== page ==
On a trip to Israel in October of 2017 with my church group, we visited the little town of Cana, where Jesus performed his first miracle of turning water into wine at the wedding feast. A church has been constructed at this site and inside the church, on either side of the altar stood 3 stone jars of the type and form that were used during Jesus’ time. Here is a photo of what they looked like:
The jars really caught my attention and I knew that they would make a great subject for a quilt.
I began by making paper shapes of the stone jars and arranging them on my design wall. I imagined the jars to be painted different colors and started building them one by one using fabrics in a collage method.
Next post will show the remaining jars and the finished quilt.
Here’s some photos of the growth of the Moncarapacho quilt that I’ve been hand piecing. First, a photo of what I last posted:
Here’s what it looks like after adding two more rounds:
It’s a slow process, but I really enjoy hand stitching and choosing the colors to use for each star. It currently measures 40″ diameter. How large will it be? I don’t know, yet, we’ll see after the next round!
I found some really cute antique postcards that were printed on fabric at the International Quilt Festival in Houston. The company that makes them is called American Quilt Blocks, aka iVintageImages. They have hundreds of historic images from postcards, photographs, prints and artwork that can be purchased and printed on fabric which was a high quality sateen cotton. These Thanksgiving themed blocks were originally printed as postcards and dated 1909. The artist is Ellen Clapsaddle (1865-1934). She was an American illustrator who studied art at Cooper Institute in NYC and is recognized as the most prolific postcard and greeting card artist of her time. The blocks were purchased as part of a kit from Liberty Homestead.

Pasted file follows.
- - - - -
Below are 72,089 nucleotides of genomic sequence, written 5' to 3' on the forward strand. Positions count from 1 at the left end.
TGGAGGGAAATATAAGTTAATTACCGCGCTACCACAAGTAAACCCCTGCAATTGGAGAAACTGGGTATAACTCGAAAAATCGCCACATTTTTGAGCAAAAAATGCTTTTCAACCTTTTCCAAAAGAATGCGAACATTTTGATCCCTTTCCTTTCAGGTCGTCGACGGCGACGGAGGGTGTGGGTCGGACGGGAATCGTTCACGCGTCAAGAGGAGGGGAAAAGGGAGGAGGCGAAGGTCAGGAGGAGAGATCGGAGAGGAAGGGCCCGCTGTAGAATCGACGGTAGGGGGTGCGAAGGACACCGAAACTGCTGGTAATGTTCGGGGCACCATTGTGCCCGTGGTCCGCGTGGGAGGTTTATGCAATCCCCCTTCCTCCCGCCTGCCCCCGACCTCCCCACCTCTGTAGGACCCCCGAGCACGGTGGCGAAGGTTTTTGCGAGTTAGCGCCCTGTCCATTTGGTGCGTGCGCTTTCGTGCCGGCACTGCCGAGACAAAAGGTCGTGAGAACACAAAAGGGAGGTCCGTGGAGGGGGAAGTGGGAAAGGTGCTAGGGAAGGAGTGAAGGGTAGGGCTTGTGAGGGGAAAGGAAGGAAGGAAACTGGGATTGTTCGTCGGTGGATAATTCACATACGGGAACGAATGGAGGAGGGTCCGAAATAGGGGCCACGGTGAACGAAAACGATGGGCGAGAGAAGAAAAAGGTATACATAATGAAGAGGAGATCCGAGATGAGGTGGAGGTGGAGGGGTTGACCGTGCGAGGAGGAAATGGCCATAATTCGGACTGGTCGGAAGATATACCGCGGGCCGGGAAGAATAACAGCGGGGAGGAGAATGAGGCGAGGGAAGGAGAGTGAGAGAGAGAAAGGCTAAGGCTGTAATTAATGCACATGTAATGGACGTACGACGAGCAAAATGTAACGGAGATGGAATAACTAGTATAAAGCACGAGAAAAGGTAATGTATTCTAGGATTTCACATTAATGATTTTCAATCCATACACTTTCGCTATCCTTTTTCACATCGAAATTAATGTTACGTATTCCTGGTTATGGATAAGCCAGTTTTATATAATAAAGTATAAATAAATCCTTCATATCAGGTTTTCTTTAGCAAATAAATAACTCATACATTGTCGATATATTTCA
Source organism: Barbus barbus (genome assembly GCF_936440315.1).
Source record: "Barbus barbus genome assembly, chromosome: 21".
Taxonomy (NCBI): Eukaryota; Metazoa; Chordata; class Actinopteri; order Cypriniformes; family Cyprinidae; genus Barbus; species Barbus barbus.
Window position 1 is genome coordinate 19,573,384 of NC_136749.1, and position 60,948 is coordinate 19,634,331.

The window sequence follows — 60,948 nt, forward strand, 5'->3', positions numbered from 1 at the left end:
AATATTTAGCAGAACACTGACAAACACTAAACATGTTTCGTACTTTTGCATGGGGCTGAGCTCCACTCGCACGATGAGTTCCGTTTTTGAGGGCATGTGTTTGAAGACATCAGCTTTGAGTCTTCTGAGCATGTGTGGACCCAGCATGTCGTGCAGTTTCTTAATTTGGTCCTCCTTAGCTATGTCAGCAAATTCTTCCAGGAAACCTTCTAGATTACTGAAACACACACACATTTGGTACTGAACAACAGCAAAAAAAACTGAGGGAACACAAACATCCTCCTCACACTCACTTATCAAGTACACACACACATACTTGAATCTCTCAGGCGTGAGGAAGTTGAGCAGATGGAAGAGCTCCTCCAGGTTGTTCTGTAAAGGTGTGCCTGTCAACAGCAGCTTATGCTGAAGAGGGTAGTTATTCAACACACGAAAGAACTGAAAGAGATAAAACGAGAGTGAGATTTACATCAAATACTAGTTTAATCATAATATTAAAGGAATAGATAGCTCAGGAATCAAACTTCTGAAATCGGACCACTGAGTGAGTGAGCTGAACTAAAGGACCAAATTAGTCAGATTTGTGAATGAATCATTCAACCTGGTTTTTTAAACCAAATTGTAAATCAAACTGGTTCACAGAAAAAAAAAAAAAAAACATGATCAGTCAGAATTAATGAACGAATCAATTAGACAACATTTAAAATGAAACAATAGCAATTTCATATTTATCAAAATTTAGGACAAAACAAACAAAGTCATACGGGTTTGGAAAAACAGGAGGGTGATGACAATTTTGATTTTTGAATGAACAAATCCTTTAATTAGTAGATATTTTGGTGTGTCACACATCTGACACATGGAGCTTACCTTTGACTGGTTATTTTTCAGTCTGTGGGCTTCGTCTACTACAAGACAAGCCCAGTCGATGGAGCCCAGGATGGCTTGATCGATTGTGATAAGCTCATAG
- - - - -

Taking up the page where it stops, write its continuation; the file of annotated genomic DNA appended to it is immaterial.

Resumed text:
I’d like you to meet Armadillo Jo. She is a nine-banded armadillo from Texas that is an original design of a very unique critter that roams my neighborhood. She was created as a collage quilt, by cutting lots of floral fabrics into interesting shapes and using Elmer’s school glue sticks and some tacky glue to secure all the fabric pieces before stitching. Keep an eye out for one of these critters in your neighborhood!
A few years ago I purchased some pretty blue and white batik fabrics at the Houston Quilt Festival. I was sorting through my fabric collection when I spotted them and decided it was time to cut them up and have some fun with them. As you can see in the photos, the fabrics have lots of geometric shapes that could be cut up and rearranged into different designs. I’ve always admired those Ukrainian egg designs (pysanky), that were hand crafted using paints and wax resists and thought I could come up with some of my own designs for eggs using the fabric shapes. As you can see in the photos, once I started playing with the shapes, it was hard to stop laying eggs! I now have 25 different eggs that can be pieced into a quilt. The next step will be figuring out how to set the eggs into blocks and piece them into a quilt top- that will be a future post.
Free form piecing is a quick, easy and fun technique of quilt making that has become very popular in the modern quilt movement. Many talented quilters have written books about their methods, including Rayna Gilllman, Jean Wells and Maria Shell. They each have their own techniques and styles, which are interesting to study and compare. I recently started doing some free form piecing using hand dyed fabrics which were purchased at the International Quilt Festival in Houston. The fabrics were so pretty that at first it was hard to cut into them, but once I got started, the process was both addictive and rewarding. With no seams to match, and no rules to follow, it’s been a lot of fun as well as an education on color placement ( seeing which colors work well together). Here are some photos of the work I’ve completed so far. Don’t be afraid to use those pretty fabrics you’ve been saving, try this and see what happens!